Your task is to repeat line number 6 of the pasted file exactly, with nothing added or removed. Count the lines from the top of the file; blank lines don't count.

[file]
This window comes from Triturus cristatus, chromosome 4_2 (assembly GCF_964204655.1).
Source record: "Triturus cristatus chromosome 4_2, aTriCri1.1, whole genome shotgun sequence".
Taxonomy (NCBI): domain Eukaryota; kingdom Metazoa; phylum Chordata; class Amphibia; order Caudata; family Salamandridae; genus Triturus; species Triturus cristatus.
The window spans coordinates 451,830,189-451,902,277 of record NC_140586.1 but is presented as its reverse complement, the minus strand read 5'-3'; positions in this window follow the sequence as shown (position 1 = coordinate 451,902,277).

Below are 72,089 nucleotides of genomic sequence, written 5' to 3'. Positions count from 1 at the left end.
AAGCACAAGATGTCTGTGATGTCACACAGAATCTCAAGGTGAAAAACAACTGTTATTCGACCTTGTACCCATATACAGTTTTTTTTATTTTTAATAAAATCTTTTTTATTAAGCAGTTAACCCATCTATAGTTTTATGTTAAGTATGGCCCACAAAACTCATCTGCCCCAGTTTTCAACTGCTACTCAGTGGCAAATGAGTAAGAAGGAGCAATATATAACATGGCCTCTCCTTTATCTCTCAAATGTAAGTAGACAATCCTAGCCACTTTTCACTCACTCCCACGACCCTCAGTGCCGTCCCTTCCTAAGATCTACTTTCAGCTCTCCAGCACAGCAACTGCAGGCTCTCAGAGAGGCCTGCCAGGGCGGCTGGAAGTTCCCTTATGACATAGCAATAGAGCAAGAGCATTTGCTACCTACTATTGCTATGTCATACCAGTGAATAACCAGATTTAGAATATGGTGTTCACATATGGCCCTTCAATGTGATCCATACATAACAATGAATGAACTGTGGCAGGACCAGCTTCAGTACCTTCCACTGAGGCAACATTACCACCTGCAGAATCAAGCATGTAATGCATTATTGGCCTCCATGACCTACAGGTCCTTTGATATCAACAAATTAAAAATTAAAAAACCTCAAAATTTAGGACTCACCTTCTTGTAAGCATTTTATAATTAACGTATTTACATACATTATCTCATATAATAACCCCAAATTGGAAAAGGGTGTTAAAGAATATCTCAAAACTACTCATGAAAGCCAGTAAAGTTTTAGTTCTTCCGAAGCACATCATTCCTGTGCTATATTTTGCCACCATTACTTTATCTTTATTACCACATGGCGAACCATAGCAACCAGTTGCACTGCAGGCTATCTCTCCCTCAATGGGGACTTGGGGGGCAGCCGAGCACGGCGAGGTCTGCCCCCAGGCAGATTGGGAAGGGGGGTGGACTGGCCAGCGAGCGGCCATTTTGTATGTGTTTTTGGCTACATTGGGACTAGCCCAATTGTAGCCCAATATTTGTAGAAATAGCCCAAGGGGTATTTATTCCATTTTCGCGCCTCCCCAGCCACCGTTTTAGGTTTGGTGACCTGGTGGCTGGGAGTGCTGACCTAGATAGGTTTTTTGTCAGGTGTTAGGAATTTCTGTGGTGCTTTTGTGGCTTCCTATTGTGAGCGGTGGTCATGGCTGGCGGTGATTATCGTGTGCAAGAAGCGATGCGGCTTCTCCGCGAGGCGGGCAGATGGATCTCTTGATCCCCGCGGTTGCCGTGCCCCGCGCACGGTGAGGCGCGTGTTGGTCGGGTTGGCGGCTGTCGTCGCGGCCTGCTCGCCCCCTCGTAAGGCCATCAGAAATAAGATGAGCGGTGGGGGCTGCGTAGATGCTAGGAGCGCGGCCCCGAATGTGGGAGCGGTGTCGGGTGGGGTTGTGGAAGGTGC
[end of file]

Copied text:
AAGCACAAGATGTCTGTGATGTCACACAGAATCTCAAGGTGAAAAACAACTGTTATTCGACCTTGTACCCATATACAGTTTTTTTTATTTTTAATAAAATCTTTTTTATTAAGCAGTTAACCCATCTATAGTTTTATGTTAAGTATGGCCCACAAAACTCATCTGCCCCAGTTTTCAACTGCTACTCAGTGGCAAATGAGTAAGAAGGAGCAATATATAACATGGCCTCTCCTTTATCTCTCAAATGTAAGTAGACAATCCTAGCCACTTTTCACTCACTCCCACGACCCTCAGTGCCGTCCCTTCCTAAGATCTACTTTCAGCTCTCCAGCACAGCAACTGCAGGCTCTCAGAGAGGCCTGCCAGGGCGGCTGGAAGTTCCCTTATGACATAGCAATAGAGCAAGAGCATTTGCTACCTACTATTGCTATGTCATACCAGTGAATAACCAGATTTAGAATATGGTGTTCACATATGGCCCTTCAATGTGATCCATACATAACAATGAATGAACTGTGGCAGGACCAGCTTCAGTACCTTCCACTGAGGCAACATTACCACCTGCAGAATCAAGCATGTAATGCATTATTGGCCTCCATGACCTACAGGTCCTTTGATATCAACAAATTAAAAATTAAAAAACCTCAAAATTTAGGACTCACCTTCTTGTAAGCATTTTATAATTAACGTATTTACATACATTATCTCATATAATAACCCCAAATTGGAAAAGGGTGTTAAAGAATATCTCAAAACTACTCATGAAAGCCAGTAAAGTTTTAGTTCTTCCGAAGCACATCATTCCTGTGCTATATTTTGCCACCATTACTTTATCTTTATTACCACATGGCGAACCATAGCAACCAGTTGCACTGCAGGCTATCTCTCCCTCAATGGGGACTTGGGGGGCAGCCGAGCACGGCGAGGTCTGCCCCCAGGCAGATTGGGAAGGGGGGTGGACTGGCCAGCGAGCGGCCATTTTGTATGTGTTTTTGGCTACATTGGGACTAGCCCAATTGTAGCCCAATATTTGTAGAAATAGCCCAAGGGGTATTTATTCCATTTTCGCGCCTCCCCAGCCACCGTTTTAGGTTTGGTGACCTGGTGGCTGGGAGTGCTGACCTAGATAGGTTTTTTGTCAGGTGTTAGGAATTTCTGTGGTGCTTTTGTGGCTTCCTATTGTGAGCGGTGGTCATGGCTGGCGGTGATTATCGTGTGCAAGAAGCGATGCGGCTTCTCCGCGAGGCGGGCAGATGGATCTCTTGATCCCCGCGGTTGCCGTGCCCCGCGCACGGTGAGGCGCGTGTTGGTCGGGTTGGCGGCTGTCGTCGCGGCCTGCTCGCCCCCTCGTAAGGCCATCAGAAATAAGATGAGCGGTGGGGGCTGCGTAGATGCTAGGAGCGCGGCCCCGAATGTGGGAGCGGTGTCGGGTGGGGTTGTGGAAGGTGC